The number seems small, but gets larger and larger as you contemplate it: 6 percent. That is the estimated share of breastfeeding mothers who exclusively pump and bottle their milk for their infants, never directly nursing. It is a number that was functionally zero less than a generation ago. And it is a subset of a much larger figure, the 85 percent of breastfeeding mothers who use a pump at least some of the time. This is no less than a “quiet revolution” in human nutrition, as researchers put it.
Women have become, in Jill Lepore’s evocative phrasing, their own wet nurses. When pumping, their breast milk becomes a commodity; they become producers and their infants consumers, the dyadic experience of breastfeeding unnecessary or secondary. Maybe this is a good thing, if pumping helps babies receive more breast milk, or if it enables mother and child to sustain a desired, direct breastfeeding relationship for longer. Maybe pumping helps women have it all—a full-time career and a breastfed baby. But there’s just one hitch, or two, or three. This “quiet revolution” is built on a foundation of surprisingly scant research and social support.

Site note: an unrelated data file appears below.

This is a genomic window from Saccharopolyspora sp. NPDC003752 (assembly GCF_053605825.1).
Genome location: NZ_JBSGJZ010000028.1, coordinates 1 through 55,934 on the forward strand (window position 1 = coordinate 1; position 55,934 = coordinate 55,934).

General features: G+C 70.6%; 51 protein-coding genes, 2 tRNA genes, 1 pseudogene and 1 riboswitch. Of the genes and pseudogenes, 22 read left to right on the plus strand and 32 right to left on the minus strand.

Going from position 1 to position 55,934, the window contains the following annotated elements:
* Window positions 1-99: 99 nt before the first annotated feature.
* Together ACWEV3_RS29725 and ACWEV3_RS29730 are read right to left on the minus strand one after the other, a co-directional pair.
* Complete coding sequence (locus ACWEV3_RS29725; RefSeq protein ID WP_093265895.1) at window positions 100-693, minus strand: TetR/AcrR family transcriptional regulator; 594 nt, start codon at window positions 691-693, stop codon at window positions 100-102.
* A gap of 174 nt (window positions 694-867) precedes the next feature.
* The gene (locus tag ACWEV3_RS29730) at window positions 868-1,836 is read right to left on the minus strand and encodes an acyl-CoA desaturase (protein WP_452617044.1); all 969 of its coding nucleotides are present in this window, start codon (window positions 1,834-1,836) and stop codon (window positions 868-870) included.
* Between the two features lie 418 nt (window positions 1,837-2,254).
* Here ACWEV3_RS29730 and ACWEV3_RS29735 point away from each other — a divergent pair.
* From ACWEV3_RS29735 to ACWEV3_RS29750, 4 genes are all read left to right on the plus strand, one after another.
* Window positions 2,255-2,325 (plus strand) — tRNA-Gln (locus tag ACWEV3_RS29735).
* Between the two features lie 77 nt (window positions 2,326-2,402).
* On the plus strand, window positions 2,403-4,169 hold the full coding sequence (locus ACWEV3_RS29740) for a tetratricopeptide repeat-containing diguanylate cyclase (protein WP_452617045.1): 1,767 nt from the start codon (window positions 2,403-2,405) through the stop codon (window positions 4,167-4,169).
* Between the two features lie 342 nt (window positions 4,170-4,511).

“We have an information gap on how many women are exclusively pumping, and over what period of time,” says Kathleen Rasmussen, a professor of maternal and child nutrition at Cornell. “We have an information gap about who’s actually feeding the baby the pumped milk. We have an information gap related to how clean the pumps are.” She went on: We have questions about best practices for pumping, about pumping and stress. The questions are more profound, too. In what ways does it all matter? “Does it matter to the woman?” she asks. “Does it matter to the baby’s health? Does it matter to the baby’s development? We really can’t say.”